The city was in the borderlands of Illyria and Paeonia, more on the side of the latter. The exact site of the city is not yet identified with certainty. Damastion is attested only in Strabo who says that the city had silver-mines. However, he mentions Damastion without giving its position (VII, 7, 8; VIII, 6, 16).
Damastion was issuing silver in the form of coins bearing the head of Apollo on the obverse and a tripod with the inscription "ΔΑΜΑΣΤΙΝΩΝ" on the reverse. These coins have been found in many places in the Balkans, mainly in south Serbia, east Macedonia, west Bulgaria, the Scutari in Albania and as far as Romania, Trieste and Corfu. They are dated in the 4th century BC. Most attempts to locate Damastion are based on the study of the coins and their distribution. One author, Dr Imhoof-Blumer, endeavoured to find modern derivatives of the name and assumed that Damesi, a village in Albania, could have been Damastion. There are a number of other hypotheses about its location somewhere near Resen in ancient Paionia, modern Republic of Macedonia.
The most recent location that was proposed was at Serbian archaeological site Kale-Krševica, south-east of Vranje (southern Serbia)  where 5th-century BC foundations of an Ancient Greek urban town have been unearthed.
In 4th century BC the city (the Damastini) were subjects to king Bardyllis and its inhabitants were called the Damastini (not a specific Illyrian tribe). The city was known in antiquity for its silver mines, whose exact location, like that of the city itself, is today unknown. In the 431 BC Greeks from Aegina had colonised the city. The circulation of the coins of Damastion included Dardania (Metohija and the Morava valley) and beyond, and to the west the southern Adriatic coast. The city and its silver mines were captured by Philip II of Macedon after he defeated Dardanian King Bardylis.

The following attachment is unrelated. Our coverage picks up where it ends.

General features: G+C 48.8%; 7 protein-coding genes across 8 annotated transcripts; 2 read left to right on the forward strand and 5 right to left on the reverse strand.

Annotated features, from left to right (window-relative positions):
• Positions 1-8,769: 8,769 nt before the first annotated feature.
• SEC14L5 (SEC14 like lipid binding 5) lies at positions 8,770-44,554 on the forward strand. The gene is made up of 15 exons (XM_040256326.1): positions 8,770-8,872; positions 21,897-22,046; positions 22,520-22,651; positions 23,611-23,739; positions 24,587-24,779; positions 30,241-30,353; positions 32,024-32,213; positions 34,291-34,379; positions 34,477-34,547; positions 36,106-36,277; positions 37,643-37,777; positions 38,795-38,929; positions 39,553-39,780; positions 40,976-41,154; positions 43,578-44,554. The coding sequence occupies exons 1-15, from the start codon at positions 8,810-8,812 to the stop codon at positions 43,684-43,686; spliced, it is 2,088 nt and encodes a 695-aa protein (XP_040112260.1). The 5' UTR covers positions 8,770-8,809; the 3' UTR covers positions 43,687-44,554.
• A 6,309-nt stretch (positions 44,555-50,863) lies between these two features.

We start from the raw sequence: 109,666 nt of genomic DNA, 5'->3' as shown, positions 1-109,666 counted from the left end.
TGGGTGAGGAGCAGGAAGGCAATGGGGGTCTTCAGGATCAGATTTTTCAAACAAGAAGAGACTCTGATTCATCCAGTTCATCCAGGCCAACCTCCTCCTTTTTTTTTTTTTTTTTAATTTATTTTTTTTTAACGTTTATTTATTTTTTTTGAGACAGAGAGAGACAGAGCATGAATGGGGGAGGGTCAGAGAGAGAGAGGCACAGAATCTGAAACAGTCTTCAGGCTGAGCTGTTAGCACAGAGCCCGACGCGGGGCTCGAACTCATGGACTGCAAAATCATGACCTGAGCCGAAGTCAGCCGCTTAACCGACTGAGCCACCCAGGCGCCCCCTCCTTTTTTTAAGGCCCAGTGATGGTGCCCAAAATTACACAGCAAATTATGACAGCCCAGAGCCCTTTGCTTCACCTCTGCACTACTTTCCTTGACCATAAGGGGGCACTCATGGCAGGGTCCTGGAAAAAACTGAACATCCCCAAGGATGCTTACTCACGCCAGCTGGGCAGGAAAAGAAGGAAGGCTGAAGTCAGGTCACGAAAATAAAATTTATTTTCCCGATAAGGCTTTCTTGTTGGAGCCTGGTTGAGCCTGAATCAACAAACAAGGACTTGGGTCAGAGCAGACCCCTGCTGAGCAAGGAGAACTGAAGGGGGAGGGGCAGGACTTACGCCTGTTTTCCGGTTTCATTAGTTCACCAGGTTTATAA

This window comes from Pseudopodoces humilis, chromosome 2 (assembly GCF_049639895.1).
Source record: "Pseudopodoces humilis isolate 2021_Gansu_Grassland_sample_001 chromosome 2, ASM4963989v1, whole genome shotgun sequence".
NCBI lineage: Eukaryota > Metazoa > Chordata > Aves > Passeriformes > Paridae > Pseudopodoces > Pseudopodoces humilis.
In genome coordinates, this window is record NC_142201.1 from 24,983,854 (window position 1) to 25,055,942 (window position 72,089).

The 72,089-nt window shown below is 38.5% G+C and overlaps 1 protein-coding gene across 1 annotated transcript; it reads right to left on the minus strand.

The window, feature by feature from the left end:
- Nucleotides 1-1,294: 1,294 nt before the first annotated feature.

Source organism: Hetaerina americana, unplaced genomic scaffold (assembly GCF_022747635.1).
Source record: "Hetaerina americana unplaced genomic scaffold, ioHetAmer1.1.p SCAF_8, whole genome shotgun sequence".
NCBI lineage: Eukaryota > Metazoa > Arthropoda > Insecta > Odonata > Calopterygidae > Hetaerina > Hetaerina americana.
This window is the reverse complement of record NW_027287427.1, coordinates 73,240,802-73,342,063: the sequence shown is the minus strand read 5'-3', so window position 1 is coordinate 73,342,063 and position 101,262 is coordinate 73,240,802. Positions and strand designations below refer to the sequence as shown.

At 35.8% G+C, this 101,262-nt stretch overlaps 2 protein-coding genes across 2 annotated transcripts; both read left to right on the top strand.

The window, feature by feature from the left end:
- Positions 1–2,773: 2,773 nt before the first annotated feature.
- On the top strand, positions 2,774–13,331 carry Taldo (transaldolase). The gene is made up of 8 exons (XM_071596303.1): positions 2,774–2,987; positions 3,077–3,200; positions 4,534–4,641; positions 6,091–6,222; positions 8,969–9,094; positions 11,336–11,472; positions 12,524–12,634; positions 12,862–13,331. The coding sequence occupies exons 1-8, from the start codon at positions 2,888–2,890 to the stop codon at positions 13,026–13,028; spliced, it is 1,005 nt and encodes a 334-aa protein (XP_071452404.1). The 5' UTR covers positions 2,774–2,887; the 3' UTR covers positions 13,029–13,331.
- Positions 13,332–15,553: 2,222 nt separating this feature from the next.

- Wilkes, J.J. The Illyrians, 1992, ISBN 0-631-19807-5, Page 223,"... Among the southern Illyrians the deposits which provided Damastion (Strabo 7.7, 8), somewhere in the Ohrid region, with a silver coinage may be the same ones that attracted Corinthian ..."
- May J.M.F. The coinage of Damastion and the lesser coinages of the Illyro-Paeonian region. Oxford University Press, London, 1939
- Barrington atlas of the Greek and Roman world: map-by-map directory, Tome 1,by Richard J. A. Talbert,page 758,near Resen?
- The Illyrians by John Wilkes,page 128,"north or northeast of ohrid"
- The Odrysian Kingdom of Thrace: Orpheus Unmasked (Oxford Monographs on Classical Archaeology) by Z. H. Archibald, 1998, ISBN 0-19-815047-4, page 107,"of Paion- ian Damastion"
- (Popovic, P., Kale-Krsevica excavations 2001-2004, Bulletin of the National Museum Vranje, 33: 25-49, 2005.)
- The Cambridge Ancient History Volume 6: The Fourth Century BC by D.M.Lewis, ISBN 0-521-23348-8, 1994, p.429 "Bardylis combined military and economic developments. His subjects, the Damastini, began to issue a fine silver coinage c. 395, which adopted a version of the standard and some emblems of"
- The Cambridge Ancient History Vol.6: The Fourth Century BC by D.M.Lewis, ISBN 0-521-23348-8, 1994, p.422: "... Silver was mined in antiquity by the Damastini to the east and the north east of Lake Ochrid.
- Wilkes, J.J. The Illyrians, 1992, ISBN 0-631-19807-5, p.128, "Nothing is so far known of the extraction of silver, and the location of Damastion, with its remarkable silver coinage, remains a mystery"...."
- In An Inventory of Archaic and Classical Poleis by Mogens Herman, ISBN 0-19-814099-1, 2004, "As a long-distance trading community, Aigina was not an active coloniser, but colonised Kydonia (no. 968) in 519, Adria (no. 75) c.C61, and Damastion in Illyria after 431 (Strabo 8.6.16)."
- The Illyrians - p.176 by J.J. Wilkes ISBN 0-631-19807-5
- The Role of Metals in Ancient Greek History, p.285 by Michail Yu Treister, ISBN 90-04-09917-4